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Friday, January 15th, 2021

U.S. senator identifies ways to prepare for the next pandemic

Sen. Lamar Alexander

Legislators are not waiting for the coronavirus pandemic to subside to suggest ways to combat future health emergencies.

In his recently released white paper “Preparing for the Next Pandemic,” U.S. Sen. Lamar Alexander (R-TN) outlines five recommendations Congress can act on in the next six months to prevent the mistakes of this pandemic and other health crises the United States has experienced in the last 20 years.

The recommendations include:
* Tests, Treatments, and Vaccines – Accelerate Research and Development
* Disease Surveillance – Expand Ability to Detect, Identify, Model, and Track Emerging Infectious Diseases
* Stockpiles, Distribution, and Surges – Rebuild and Maintain Federal and State Stockpiles and Improve Medical Supply Surge Capacity and Distribution
* Public Health Capabilities – Improve State and Local Capacity to Respond
* Who Is on the Flagpole? – Improve Coordination of Federal Agencies During a Public Health Emergency

“Even the experts underestimated the ease of transmission and the ability of this novel coronavirus to spread without symptoms,” Alexander said. “We continue to learn more about the science and trajectory of this disease that is changing the response on a daily basis. In the midst of responding to COVID-19, the United States Congress should take stock now of what parts of the local, state, and federal response worked, what could work better and how, and be prepared to pass legislation this year to better prepare for the next pandemic, which will surely come.”

Alexander, who is chairman of the U.S. Senate Committee on Health, Education, Labor and Pensions, added that COVID-19 has exposed gaps not previously identified in the health systems, including unanticipated shortages of testing supplies and sedative drugs, which are necessary along with ventilators for COVID-19 patients.

These gaps have existed for two decades, Alexander writes, as the Government Accountability Office, private sector experts, and multiple presidential administrations have repeatedly warned that the federal government is not completely equipped to handle a significant public health threat. In that time, states may have improved disease surveillance and communication systems and laboratory capacity, but regional planning between states is lacking. States’ surge capacity— being able to evaluate, diagnose, and treat large numbers of people – is also strained as evidenced by COVID-19. When it comes to receiving and distributing medical supplies and items for mass vaccination from the Strategic National Stockpile, many states have not finalized their plans.

In an exercise led by the Department of Health and Human Services (HHS) last year, the scenario envisioned a highly transmissible strain of H7N9 avian influenza detected in a tour group that recently traveled to China. The report from that exercise showed that HHS did not have the mechanisms in place to direct other departments and agencies during a nationwide response without the support of FEMA. HHS did not have sufficient funding to respond to a national crisis without supplemental appropriations from Congress. The scenario also demonstrated that the international supply chain for necessary medical supplies would not meet the global demand during a pandemic.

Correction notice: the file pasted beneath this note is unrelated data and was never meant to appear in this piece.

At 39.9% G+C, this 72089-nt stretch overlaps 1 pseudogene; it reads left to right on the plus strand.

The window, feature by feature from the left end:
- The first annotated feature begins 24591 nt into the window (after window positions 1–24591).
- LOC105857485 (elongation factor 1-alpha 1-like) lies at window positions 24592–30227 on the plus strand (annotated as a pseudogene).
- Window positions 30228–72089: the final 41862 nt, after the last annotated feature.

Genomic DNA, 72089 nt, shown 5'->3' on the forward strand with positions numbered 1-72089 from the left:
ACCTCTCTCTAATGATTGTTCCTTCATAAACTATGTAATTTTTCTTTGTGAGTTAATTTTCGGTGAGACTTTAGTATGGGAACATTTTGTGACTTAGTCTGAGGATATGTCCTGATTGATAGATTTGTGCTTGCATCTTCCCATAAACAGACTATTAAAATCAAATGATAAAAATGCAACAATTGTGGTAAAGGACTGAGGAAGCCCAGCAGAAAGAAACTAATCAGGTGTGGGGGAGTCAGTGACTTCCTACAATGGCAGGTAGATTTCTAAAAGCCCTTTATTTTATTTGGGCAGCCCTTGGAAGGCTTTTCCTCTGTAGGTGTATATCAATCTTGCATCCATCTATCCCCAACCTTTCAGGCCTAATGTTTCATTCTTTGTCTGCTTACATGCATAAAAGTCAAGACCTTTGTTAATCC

Being able to contact trace is critical for health professionals to mitigate disease spread. But it was not until February that HHS published an interim final rule allowing contact information on passengers and crews from abroad to be collected. Among Alexander’s recommendations is that the Departments of Health and Human Services, Homeland Security, and Transportation coordinate to improve access to passenger contact information by appropriate public health officials to better inform responses to infectious diseases.

Alexander also encourages manufacturers of medical countermeasures to make their products in the United States, a challenging task when current facilities can only be used to manufacture biological products and not small molecule drugs. He recommends Congress and the administration identify and implement public-private manufacturing models to “improve and maintain sustainable domestic vaccine manufacturing capacity and capabilities.”

The distribution of medical countermeasures can be as important as making them. When the FDA issued an emergency use authorization for remdesivir, Gilead Sciences, the drug’s manufacturer, donated 607,000 vials of the drug to HHS to distribute nationwide. However, the initial shipments were delayed. State and healthcare facility officials were confused regarding the distribution strategy and when they would receive remdesivir. Alexander writes that plans should be established in advance for how the federal government, states, and the private sector will coordinate to determine the distribution of new tests, treatments, and vaccines.